From left to right: Nina Cherel (Euraf 2A, Cordées de la réussite Representative), Seynabou Diop (Euraf 2A, BDE Representative), Student Life Advisor Anne-Charlotte Amaury, and Victor Auburtin (2A, Euraf, Volunteer member).

By Greg Schaefer

After four days of campaigns and a long weekend, elections to decide leadership for the campus’ Bureau des Élèves, Bureau des Arts and Association Sportive were decided Tuesday afternoon.  While Artbreaker BDA won it’s election without a challenger, Alias AS and Elemental BDE each obtained the majority of votes and won their elections. 

Behind the veneer of bouncy castles and blindfolded football, the sixteen members of Sciences Po Reims’ Campaign Committee have worked behind the scenes to ensure a smooth and fair election. “I find that this year, the atmosphere between the lists is quite nice,” said Seynabou Diop, a 2A Euraf member of and BDE representative for the Committee.

The Committee aims to represent both members and non-members of permanent bureaus. While the BDE, BDA, and AS each send two of their members to the Committee, each other permanent bureau sends a single member. Finally, six other “volunteer” members are not a part of permanent associations.

Student life advisor Anne-Charlotte Amaury plays a critical role in the functioning of Campaign Week. While she is not the organizer, she guides the Committee’s process of organization, and approval for events and ideas goes through her. “My job is basically to say if it’s a yes or a no,” she explains.

After campaign rules and regulations are approved by a general assembly, the Committee and Ms. Amaury begin the process of approving proposed events from lists. This starts with events to be held in public spaces, which must also obtain approval from the city of Reims. Throughout February, the city and the Committee had back-and-forth discussions to obtain approval for list events on the city’s domain.

The largest portion of work comes with the large dossiers each list submits. These describe each list’s members, events and plans for campaigns. The Committee meets with lists to review plans and to make sure that plans indeed fit within the campus as well as campaign rules and regulations.

To fund their campaign activities, lists can get non-financial donations or loans from sponsors. These too must be approved by the Committee.

As students work to form lists, they must navigate their way through many campaign rules, such as those that aim for inclusion and representation within lists. Victor Auburtin, a 2A, said that as a student in the Europe-Africa program, “We can feel left out compared to the Euro-Am Program.” Regulations around the ratio of men to women and Euro-Af to Euro-Am students help to ensure greater representation.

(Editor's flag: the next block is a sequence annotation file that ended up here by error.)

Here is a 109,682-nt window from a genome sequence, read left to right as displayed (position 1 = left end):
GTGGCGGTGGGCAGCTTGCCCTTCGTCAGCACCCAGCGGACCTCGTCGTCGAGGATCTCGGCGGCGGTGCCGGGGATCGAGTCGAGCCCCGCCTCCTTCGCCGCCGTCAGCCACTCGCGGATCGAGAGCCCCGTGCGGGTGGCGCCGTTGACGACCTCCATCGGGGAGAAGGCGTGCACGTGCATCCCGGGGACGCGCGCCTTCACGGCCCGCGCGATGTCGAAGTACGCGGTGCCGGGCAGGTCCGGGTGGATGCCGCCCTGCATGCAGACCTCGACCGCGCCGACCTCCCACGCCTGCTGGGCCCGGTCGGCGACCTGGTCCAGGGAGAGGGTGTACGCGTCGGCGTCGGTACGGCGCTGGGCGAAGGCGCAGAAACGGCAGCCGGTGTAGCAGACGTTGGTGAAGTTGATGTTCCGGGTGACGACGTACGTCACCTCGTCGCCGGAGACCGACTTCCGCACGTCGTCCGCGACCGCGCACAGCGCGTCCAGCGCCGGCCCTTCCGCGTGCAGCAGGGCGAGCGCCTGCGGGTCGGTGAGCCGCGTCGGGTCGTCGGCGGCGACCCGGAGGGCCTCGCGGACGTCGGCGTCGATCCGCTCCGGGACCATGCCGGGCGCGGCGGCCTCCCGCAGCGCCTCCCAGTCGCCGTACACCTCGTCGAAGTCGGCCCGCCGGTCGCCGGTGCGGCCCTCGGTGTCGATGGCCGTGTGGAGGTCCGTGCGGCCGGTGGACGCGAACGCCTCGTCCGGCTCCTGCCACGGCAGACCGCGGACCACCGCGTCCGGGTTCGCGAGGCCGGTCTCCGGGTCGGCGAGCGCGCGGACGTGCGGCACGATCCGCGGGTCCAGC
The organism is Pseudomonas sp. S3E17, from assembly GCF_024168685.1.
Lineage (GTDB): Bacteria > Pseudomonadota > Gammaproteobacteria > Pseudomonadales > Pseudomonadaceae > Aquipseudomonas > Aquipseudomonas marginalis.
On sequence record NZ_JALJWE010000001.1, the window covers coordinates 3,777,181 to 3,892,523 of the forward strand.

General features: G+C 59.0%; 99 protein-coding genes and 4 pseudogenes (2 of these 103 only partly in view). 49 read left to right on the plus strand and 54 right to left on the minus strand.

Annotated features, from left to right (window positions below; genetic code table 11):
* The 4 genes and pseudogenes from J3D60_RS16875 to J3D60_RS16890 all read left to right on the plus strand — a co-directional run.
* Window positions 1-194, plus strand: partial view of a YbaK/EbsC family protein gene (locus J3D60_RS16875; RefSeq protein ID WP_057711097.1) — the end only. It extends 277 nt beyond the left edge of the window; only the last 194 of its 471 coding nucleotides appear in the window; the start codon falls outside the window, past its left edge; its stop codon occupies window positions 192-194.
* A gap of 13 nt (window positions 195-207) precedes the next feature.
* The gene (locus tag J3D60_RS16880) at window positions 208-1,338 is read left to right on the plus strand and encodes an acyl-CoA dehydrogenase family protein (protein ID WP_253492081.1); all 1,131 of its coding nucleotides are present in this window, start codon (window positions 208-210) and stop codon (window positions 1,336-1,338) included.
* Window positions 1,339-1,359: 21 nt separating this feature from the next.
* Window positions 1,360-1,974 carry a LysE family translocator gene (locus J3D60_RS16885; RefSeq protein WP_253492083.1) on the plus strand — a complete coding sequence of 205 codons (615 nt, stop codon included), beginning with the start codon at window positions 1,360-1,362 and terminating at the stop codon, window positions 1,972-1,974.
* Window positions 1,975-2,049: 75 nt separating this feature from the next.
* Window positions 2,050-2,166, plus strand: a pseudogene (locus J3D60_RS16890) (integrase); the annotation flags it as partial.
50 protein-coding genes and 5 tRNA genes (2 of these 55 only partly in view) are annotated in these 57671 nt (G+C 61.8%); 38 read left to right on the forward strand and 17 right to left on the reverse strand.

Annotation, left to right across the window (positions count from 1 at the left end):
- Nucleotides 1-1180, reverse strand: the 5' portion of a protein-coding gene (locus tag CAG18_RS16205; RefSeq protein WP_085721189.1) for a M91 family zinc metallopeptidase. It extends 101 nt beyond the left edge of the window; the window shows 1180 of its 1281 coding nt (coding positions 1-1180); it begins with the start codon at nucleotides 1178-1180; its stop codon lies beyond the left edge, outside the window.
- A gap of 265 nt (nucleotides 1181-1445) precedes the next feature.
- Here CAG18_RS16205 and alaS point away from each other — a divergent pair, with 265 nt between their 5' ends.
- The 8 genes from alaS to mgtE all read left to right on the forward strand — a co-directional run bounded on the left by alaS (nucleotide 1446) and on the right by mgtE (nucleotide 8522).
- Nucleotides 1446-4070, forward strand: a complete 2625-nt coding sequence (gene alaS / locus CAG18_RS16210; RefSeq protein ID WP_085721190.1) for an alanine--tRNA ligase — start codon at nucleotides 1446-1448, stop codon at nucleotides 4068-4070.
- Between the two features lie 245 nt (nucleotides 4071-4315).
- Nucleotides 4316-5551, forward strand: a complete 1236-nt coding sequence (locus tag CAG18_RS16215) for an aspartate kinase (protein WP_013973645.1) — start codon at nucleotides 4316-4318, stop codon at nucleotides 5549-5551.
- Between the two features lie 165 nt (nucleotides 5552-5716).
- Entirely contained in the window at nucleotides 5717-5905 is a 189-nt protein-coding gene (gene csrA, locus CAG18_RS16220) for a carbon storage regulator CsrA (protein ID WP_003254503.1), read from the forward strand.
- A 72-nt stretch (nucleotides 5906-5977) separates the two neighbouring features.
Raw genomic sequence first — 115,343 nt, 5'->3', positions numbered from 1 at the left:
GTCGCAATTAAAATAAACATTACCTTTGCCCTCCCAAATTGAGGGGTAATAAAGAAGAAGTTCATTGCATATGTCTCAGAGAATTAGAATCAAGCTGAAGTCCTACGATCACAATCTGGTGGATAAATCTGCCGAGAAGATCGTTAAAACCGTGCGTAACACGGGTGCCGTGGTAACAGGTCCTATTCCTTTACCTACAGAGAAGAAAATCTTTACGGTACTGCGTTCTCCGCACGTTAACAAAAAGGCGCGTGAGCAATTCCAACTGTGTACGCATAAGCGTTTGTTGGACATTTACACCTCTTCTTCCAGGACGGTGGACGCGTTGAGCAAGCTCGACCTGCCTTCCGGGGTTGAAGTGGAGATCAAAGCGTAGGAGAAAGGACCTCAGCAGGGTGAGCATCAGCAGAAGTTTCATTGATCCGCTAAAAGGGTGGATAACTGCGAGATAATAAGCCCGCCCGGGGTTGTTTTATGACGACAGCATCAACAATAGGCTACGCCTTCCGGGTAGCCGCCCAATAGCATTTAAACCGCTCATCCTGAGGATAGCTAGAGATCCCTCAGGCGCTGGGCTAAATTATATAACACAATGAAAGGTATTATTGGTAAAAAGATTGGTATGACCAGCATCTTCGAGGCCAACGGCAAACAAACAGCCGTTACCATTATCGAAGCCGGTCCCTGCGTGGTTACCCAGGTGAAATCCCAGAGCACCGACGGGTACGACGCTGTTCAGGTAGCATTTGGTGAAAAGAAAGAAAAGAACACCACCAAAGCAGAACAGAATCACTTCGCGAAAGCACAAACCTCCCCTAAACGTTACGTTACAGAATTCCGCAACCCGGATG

This year, the Committee has especially focused on rules that make lists environmentally friendly. Many of them having been added this year, this slate of rules includes a ban on single-use plastic and on air travel as a prize for students participating in campaign events. Ms. Amaury says these policies will remain for future campaigns.

Another addition to the rulebook is the €150 allowance for each list from their respective bureaus for the purpose of communication expenses. This is alongside the existing maximum budget of €800 per list, which excludes donations and loans from sponsors.

First and second-year students at the Reims campus, as well as physically-present exchange students, are eligible to vote. Election results will come out on Tuesday, April 11. Between the voting period and the release of results, the Campaign Committee continued reviewing the lists’ sponsorships and expenditures to ensure that campaign finance rules had been followed throughout the week.

For members of the Campaign Committee, Campaign Week is important for student life at the Sciences Po Reims campus. For Diop, the week can be a nice break from the pressure of Sciences Po academics, “There is this elite idea of ​​excellence which can make the atmosphere tense, especially during times such as exam periods when you go into the library and you feel that everyone else is stressed,” said Diop. “[Campaign Week] allows us to meet new people. It’s cool to just have fun, and this can really release the pressure.”

Auburtin agreed, “There are a lot of things that are a huge weight on our shoulders,” he said. “I think it’s cool to have four days in the whole year that are dedicated to just having fun and getting to know each other.”

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